December 05, 2021

Coronavirus: 'Die-in' outside Dominic Cummings' house over COVID-19 response

June 05, 2020

Protesters staged a "die-in" outside Dominic Cummings' house over the government's response to the coronavirus pandemic.

Holding signs and wearing face masks, about 20 campaigners lay on the street outside the north London home of the prime minister's controversial adviser on Thursday evening.

One of the placards read: "Over 50,000 dead while you're playing king of the castle."

Mr Cummings, and his boss Mr Johnson, have faced questions over him travelling to Durham days after the lockdown was announced to stay at a house on his parents' property after his wife displayed COVID-19 symptoms.

He also drove 30 minutes to beauty spot Barnard Castle, claiming he needed to test his eyesight after being ill to check if he could drive back to London.

Protester Sita Bilani said she was unable to attend her aunt's funeral after she died with COVID-19 in April due to lockdown and social distancing measures.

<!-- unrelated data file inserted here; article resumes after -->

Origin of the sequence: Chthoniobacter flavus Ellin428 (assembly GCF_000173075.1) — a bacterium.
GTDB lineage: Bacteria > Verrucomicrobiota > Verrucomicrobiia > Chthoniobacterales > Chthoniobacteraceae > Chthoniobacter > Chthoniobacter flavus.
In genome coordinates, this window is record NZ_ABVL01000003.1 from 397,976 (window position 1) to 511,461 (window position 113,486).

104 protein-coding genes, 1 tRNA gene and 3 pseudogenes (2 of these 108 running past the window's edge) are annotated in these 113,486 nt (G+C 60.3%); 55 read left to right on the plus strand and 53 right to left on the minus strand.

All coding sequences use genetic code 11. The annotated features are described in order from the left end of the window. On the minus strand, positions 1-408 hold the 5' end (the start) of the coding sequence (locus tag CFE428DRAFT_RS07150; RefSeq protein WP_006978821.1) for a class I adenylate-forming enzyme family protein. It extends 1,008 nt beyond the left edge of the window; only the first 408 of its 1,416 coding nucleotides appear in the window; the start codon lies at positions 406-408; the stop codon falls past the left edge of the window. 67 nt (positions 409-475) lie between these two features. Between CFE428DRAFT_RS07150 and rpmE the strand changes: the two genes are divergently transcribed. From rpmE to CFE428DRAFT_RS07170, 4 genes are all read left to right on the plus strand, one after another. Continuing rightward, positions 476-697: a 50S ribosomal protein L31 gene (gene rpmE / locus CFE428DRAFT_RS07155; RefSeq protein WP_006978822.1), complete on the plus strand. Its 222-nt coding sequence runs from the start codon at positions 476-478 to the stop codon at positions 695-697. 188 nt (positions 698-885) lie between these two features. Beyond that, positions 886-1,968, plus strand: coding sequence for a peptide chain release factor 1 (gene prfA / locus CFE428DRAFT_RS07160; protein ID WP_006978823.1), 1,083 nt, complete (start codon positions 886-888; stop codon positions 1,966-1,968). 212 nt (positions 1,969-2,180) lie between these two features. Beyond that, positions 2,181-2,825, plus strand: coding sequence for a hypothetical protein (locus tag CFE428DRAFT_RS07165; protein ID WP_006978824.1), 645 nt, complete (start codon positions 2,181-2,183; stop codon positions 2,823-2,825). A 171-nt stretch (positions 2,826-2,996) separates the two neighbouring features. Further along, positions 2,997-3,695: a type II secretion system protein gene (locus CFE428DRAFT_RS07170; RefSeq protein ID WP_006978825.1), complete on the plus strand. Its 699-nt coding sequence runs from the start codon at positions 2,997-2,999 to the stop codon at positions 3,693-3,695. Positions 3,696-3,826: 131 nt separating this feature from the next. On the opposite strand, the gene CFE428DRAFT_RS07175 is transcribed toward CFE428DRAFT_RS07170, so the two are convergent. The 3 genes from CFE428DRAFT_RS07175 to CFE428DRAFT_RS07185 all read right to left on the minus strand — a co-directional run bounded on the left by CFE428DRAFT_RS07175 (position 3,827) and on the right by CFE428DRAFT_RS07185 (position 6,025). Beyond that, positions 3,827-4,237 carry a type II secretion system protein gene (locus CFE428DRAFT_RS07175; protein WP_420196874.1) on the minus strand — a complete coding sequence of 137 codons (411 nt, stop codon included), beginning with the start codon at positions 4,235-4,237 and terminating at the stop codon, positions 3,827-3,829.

"It's insulting to hear Boris Johnson say we should 'move on'," she said.

"The lack of remorse, not just for Cummings' disregard for the rules but for the thousands of preventable deaths is a disgrace."

Campaigners said they all remained two metres from each other during the 30-minute protest.

They said the response from the street was "largely positive", with about 15 neighbours joining them and one leading a chant of "Black Lives Matter".

The protesters called on the government to sack Mr Cummings and implement a strategy to tackle the pandemic based on World Health Organisation recommendations.

And they demanded Public Health England publish the "full findings" of its review which found black, Asian and minority ethnic (BAME) people are at significantly higher risk of dying from COVID-19.

The protesters said they intend to carry out more demonstrations on the issue.

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In a news conference two weeks ago about his trip to Durham, Mr Cummings said his London home has been a "target for harassment".

He added: "I did not make my movements public at the time, because my London home was already a target.

"I did not believe I was obliged to make my parents' home and my sister's home a target for harassment as well."

The Metropolitan Police said they attended the protest and dispersed it after a "short time", with no arrests made.

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